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    New England, presidential vacationland

    President Calvin Coolidge fished at the home of a friend in Simsburyg, Conn.
    President Calvin Coolidge fished at the home of a friend in Simsburyg, Conn.

    No state in New England can, or likely ever will be able to, boast that it leads the nation in birthing presidents. Massachusetts tops the region with four (the Adamses, JFK, and Bush the elder), but Virginia and Ohio have done considerably better. We could probably brand ourselves “the home of hard-to-sell presidential hopefuls,” but that doesn’t have quite the same ring to it.

    Here’s the good news, however. A person can’t choose where he was born, but he can choose where he is periodically reborn — and New England has long been a favorite spot for vacationing presidents.

    George H.W. Bush’s summertime ties to Kennebunkport helped make that lovely Maine coastal town known worldwide, and son George W. spent some presidential time there, too. Bill and Hillary Clinton loved Martha’s Vineyard. So, too, do Barack and Michelle Obama, though they have also spent some vacation time at Acadia National Park in Maine.


    Our history as a region for regal respite is far richer, however. As president, John Adams liked to come back home for an extended stay-cation. New Hampshire’s Franklin Pierce vacationed closer to Washington during his presidency, but returned to New England the summer after leaving office. Chester Arthur, a Vermonter by birth, took at least one vacation in Newport, R.I., a city that claims visits by 26 of the men who would be, were, or had been president, starting with George Washington himself.

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    Grover Cleveland and his much (28 years) younger wife spent part of their summers in Marion, and, later, Bourne; indeed, after setting to sea for secret cancer surgery in July of 1883, Cleveland continued on to Gray Gables, his summer home in Bourne, to recuperate under the guise of a vacation.

    William Howard Taft came to Beverly during each of the four summers of his presidency, there to golf and hobnob with this state’s GOP elite. Woodrow Wilson had his summer White House in Cornish, N.H.

    Calvin Coolidge was on vacation at his family’s place in Vermont when he was sworn in as president upon the death of Warren Harding. Dwight Eisenhower made Newport the location of his summer White House. Although he loved the Cape, as president, JFK also frequented Newport in the summer, and went sailing off the Maine coast.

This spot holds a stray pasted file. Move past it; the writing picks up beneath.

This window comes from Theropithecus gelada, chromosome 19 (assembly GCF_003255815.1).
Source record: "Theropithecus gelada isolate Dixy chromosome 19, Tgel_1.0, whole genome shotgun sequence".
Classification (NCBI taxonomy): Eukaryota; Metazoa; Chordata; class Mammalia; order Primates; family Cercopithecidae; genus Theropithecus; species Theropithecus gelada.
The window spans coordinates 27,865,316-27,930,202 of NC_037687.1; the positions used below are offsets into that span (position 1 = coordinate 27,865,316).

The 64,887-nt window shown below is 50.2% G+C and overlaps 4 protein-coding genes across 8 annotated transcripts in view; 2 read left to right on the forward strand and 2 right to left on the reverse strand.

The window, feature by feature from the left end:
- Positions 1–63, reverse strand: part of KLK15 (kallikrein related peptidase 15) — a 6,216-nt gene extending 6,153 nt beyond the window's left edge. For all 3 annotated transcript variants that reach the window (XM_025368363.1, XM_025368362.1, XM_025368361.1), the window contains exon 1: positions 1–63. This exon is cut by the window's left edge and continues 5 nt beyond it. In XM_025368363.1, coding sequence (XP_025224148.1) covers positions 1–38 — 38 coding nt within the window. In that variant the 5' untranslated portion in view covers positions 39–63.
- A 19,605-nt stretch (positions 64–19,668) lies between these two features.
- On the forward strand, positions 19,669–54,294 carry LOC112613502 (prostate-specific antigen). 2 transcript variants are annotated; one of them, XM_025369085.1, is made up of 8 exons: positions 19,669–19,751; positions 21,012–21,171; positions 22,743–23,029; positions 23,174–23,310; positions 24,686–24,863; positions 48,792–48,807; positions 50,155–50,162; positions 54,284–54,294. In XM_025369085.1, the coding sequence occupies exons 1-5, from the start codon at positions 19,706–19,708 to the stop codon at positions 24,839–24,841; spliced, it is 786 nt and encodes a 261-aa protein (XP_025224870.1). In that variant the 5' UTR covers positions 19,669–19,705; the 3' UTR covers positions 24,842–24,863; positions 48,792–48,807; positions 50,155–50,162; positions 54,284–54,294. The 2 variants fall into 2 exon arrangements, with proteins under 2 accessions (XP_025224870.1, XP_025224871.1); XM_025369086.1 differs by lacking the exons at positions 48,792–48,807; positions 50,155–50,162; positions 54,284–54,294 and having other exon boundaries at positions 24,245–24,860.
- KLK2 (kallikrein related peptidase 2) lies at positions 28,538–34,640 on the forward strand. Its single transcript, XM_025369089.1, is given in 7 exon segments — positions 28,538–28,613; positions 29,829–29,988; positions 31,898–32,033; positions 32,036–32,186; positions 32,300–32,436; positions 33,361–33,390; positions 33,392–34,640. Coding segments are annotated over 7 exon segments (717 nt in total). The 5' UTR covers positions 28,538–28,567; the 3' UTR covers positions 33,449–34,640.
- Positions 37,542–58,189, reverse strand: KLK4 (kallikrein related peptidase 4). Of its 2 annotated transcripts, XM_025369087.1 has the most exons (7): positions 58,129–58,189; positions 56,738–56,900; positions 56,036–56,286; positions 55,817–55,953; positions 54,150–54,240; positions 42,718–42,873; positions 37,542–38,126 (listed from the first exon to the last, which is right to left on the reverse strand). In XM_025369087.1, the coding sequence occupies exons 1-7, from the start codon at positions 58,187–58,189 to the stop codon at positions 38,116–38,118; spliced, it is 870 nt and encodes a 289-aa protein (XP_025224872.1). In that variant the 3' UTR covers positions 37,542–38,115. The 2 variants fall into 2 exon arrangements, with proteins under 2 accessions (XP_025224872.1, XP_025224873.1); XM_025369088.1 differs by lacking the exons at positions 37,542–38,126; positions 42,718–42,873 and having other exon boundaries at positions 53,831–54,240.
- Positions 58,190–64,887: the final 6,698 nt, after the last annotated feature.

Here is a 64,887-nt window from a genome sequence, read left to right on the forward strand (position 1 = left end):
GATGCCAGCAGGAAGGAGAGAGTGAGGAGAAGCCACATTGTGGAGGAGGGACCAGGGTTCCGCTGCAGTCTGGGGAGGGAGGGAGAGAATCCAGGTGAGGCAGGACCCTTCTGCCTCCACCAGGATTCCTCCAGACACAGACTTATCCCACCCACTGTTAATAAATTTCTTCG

As that history shows, when the dog days of summer descend, presidents start thinking of New England. And who can blame them? This is a region that has it all: Lovely ocean beaches, clean, clear lakes, rugged mountains, rivers both fast and slow-moving, and even, for those who miss, say, Texas, one small desert. A diversion: Why they would miss Texas is quite another matter. My father, who lived in Dallas back in the days before air conditioning was a common amenity, used to quote Civil War General Philip Sheridan to this effect: If I owned Texas and hell, I’d rent Texas and live in hell. These days, he’d rent Texas, advertise hell on Airbnb, and head for New England.


    If I were in charge of marketing New England as a tourist destination, I’d start with an ad montage showing all the presidents who have come here for a summer break, followed by this tagline: New England, the bipartisan choice for a great summer time.

    Ah, but other jealous regions will respond, your summer is a fleeting thing. True enough — which is why we New Englanders do all we can to protect our July and August weekends from invitations or obligations to travel to other parts of the country.

    Which brings me briefly to Scott Brown. The presidential trial balloon he just sent aloft in Iowa has left some thinking our short-lived senator has fallen prey to grandiosity. Not me. His move is an obvious keep-your-name-in-the-news ploy on the part of a politico recently hired because of his prominence by a high-powered law firm. But I am bewildered by his timing. Who in his right mind would leave New England for Iowa during the last lovely weeks in August?

    So yes, our season of glory is about to fade into the cool of fall. Still, in New England, autumn is also a many-splendored thing. And after that? Well, as a friend and I savored the summer over recent beers, he leaned in as though to confide a closely held secret.

    “You know,” he said, “ski season isn’t that far away.”

    Scot Lehigh can be reached at lehigh@globe.com. Follow him on Twitter at @GlobeScotLehigh.